“I didn’t grow up wanting to be a filmmaker,” admits Vancouver-based Josephine Anderson. However, the 29-year-old documentary filmmaker was recently selected as
one of four participants for the
NFB/CFC Creative Documentary Lab. This means she will develop a feature documentary with grant and filmmaking support from two venerable institutions - the National Film Board and the Canadian Film Centre.
Josephine, an alumna of the
Documentary Certificate at Capilano University, was born in Nova Scotia, moving to Vancouver when she was still a child. She first completed an undergraduate degree in English Literature, later attending Capilano University.
Josephine says she initially wanted to be a writer. But over the course of her education, she began to develop an inclination towards documentary filmmaking and decided to enroll in Cap’s doc program.
Read the complete blog post on Your Daily Cap.
When Coquitlam native
Neelamjit Dhillon opens for acclaimed South African musician
Abdullah Ibrahim on Sunday, June 28 at the
TD Vancouver International Jazz Festival, his global outlook on jazz will be in good company.
Neelamjit’s involvement in this year’s Jazz Festival includes being part of an installation entitled Pendula outside the Vancouver Art Gallery. Created through a collaboration with UBC, the installation will combine visuals, audio and improvisation to create
a multimedia experience. He will also be speaking at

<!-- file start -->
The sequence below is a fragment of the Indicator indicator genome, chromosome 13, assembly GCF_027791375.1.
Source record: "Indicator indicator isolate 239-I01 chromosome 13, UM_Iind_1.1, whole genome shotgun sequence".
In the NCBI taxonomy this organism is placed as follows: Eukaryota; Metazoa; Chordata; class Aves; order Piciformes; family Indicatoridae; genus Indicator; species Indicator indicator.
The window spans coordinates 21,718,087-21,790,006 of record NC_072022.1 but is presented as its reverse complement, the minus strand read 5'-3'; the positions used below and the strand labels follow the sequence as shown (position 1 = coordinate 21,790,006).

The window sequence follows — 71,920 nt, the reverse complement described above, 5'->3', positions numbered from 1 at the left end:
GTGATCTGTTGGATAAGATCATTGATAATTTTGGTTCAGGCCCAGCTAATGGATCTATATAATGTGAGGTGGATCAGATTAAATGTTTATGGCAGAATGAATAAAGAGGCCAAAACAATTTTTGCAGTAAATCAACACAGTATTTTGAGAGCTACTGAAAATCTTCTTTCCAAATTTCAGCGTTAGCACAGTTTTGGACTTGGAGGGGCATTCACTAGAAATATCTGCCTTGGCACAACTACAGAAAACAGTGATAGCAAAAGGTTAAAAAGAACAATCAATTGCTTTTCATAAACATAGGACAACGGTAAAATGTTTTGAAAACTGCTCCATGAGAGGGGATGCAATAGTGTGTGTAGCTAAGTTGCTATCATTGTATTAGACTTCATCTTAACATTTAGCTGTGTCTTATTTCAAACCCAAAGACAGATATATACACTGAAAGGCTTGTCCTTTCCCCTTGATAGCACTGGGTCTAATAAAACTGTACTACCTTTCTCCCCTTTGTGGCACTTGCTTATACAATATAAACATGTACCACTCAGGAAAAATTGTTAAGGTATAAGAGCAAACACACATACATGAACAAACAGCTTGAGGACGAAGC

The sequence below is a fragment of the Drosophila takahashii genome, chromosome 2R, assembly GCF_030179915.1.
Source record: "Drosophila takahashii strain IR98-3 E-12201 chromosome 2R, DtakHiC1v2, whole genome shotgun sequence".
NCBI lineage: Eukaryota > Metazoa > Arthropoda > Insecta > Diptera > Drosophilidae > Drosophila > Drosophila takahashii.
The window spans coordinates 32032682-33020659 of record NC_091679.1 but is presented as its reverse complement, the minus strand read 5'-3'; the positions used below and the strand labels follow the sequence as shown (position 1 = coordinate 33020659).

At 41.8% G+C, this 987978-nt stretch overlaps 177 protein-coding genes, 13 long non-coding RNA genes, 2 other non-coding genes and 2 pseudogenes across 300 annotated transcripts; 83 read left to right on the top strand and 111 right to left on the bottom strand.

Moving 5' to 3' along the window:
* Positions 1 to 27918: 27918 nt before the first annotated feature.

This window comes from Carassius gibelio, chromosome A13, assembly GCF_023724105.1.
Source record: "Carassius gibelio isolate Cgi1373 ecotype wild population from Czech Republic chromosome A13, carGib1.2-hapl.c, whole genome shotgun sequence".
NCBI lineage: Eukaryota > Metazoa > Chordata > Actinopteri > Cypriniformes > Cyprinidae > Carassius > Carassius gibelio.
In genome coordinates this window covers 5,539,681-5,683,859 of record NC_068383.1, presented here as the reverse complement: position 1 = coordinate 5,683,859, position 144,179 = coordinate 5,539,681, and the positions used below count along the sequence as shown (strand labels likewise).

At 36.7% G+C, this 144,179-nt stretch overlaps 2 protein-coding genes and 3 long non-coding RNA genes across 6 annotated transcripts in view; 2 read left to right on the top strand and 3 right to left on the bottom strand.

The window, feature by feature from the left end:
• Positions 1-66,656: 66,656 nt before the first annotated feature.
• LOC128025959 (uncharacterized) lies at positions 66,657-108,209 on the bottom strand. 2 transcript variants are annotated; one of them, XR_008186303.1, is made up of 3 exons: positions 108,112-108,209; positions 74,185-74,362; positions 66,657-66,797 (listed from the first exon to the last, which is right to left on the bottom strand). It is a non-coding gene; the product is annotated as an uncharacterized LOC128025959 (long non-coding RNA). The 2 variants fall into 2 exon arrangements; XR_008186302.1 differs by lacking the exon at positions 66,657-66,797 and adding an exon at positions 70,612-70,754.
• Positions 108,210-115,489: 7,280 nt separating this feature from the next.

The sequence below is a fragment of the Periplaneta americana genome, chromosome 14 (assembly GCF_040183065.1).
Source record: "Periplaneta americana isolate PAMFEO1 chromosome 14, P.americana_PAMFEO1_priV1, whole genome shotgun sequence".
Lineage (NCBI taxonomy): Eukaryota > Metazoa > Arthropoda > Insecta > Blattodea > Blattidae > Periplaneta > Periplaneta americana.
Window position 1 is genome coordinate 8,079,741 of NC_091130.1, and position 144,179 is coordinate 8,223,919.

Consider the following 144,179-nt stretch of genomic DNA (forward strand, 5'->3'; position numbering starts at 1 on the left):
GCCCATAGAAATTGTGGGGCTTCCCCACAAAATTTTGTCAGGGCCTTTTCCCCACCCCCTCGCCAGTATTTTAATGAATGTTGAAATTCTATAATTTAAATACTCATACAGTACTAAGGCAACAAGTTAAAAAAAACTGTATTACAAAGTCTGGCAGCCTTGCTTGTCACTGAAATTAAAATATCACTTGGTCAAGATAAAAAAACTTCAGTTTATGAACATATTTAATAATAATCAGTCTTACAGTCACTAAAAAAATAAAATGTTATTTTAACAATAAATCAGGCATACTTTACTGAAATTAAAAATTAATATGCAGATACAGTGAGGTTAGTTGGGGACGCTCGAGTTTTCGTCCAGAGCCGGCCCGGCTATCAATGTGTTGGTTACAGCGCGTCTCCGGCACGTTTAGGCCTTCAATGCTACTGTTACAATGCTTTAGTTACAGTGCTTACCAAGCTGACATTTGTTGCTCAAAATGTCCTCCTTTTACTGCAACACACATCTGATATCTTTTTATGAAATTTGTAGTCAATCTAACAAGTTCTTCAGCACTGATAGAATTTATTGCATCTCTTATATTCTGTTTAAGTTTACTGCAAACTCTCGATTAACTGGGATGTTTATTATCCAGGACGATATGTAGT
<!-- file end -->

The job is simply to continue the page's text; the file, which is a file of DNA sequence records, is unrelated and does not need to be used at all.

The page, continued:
Time Changes: Improvisation, History and the Body, an academic symposium presented by UBC and the International Institute for Critical Studies and Improvisation. As a speaker, he will be discussing an installation that he produced as part of his doctoral
studies. He will round up his Jazz Festival experience with a performance at one of Vancouver’s most well-known venues.
“I get the esteemed honour to perform at the Vogue, a venue I have been to many times to so many great concerts over the years, to open for an absolute jazz legend, Abdullah Ibrahim, and get to be part of this movement on jazz that involves global influences” he says. “He comes
from South Africa and has always woven that cultural experience into jazz. I was honoured to be invited to open for him, because my music does the same within my own framework of Indian classical music and jazz, and my identity as a Canadian.”
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